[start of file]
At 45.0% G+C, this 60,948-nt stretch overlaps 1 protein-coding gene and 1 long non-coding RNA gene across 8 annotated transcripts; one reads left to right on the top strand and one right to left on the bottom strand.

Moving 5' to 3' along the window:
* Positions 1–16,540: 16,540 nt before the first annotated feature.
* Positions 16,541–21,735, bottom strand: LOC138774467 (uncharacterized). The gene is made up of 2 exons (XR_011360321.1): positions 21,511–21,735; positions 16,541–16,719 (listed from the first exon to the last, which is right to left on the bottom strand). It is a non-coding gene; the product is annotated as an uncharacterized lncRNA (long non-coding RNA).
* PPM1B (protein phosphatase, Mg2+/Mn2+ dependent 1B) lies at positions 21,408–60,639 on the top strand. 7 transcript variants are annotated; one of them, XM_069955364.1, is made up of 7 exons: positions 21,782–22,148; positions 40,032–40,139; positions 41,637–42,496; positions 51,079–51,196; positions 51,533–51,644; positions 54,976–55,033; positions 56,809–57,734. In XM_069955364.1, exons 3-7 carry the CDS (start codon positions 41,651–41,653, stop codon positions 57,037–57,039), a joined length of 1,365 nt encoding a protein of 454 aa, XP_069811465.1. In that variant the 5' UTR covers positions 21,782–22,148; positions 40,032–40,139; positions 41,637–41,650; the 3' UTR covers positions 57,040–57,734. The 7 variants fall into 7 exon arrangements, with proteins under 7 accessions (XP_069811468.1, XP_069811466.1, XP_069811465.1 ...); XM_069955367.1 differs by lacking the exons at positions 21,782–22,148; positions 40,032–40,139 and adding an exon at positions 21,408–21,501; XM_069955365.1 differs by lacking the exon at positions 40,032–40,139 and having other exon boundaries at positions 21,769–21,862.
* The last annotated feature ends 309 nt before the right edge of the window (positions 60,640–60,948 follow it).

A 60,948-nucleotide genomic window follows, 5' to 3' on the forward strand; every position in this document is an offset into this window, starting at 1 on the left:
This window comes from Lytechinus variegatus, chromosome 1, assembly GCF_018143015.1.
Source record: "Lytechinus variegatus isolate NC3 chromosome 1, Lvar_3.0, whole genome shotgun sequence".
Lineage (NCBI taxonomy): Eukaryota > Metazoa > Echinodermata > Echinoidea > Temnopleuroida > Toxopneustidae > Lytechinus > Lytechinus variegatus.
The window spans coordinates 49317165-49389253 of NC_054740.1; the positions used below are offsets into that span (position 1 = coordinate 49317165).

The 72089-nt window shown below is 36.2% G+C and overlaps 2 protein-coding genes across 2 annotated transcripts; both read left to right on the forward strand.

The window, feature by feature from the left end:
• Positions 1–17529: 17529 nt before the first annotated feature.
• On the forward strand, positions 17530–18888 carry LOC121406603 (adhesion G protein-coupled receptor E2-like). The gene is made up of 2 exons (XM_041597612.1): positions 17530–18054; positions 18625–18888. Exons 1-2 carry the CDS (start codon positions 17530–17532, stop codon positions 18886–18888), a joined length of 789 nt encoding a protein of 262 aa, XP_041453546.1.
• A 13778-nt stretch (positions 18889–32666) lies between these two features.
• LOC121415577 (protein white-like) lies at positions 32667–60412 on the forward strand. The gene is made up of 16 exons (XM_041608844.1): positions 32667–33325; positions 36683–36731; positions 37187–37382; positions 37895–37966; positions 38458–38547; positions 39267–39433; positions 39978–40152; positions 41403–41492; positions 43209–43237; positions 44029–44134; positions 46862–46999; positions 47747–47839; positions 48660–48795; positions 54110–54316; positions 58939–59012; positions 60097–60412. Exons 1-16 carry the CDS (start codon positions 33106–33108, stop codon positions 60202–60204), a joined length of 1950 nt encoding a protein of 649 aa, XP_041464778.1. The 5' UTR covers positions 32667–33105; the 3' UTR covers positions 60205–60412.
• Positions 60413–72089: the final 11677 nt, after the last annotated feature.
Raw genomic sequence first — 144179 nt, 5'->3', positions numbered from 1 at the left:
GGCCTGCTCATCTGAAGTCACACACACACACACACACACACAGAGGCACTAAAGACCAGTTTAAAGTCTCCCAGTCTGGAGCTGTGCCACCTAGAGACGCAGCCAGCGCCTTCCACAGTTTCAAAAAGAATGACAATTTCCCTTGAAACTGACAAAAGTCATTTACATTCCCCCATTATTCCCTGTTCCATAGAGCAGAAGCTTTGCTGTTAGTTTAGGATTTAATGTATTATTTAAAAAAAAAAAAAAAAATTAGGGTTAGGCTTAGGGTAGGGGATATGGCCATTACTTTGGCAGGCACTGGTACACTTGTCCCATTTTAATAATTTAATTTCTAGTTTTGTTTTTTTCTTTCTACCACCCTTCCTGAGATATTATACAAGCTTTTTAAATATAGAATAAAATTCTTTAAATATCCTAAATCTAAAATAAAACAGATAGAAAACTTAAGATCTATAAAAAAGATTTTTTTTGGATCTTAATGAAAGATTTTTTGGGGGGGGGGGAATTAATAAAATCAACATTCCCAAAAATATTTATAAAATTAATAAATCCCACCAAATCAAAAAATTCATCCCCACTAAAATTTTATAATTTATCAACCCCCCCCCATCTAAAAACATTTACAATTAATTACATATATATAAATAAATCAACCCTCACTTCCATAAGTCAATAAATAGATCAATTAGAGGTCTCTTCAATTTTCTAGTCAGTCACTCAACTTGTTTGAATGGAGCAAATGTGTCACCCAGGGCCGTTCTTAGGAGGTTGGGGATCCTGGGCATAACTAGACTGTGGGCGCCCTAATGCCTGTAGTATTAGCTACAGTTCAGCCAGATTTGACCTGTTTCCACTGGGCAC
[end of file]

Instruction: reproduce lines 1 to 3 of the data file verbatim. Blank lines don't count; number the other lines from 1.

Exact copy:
At 45.0% G+C, this 60,948-nt stretch overlaps 1 protein-coding gene and 1 long non-coding RNA gene across 8 annotated transcripts; one reads left to right on the top strand and one right to left on the bottom strand.

Moving 5' to 3' along the window:
* Positions 1–16,540: 16,540 nt before the first annotated feature.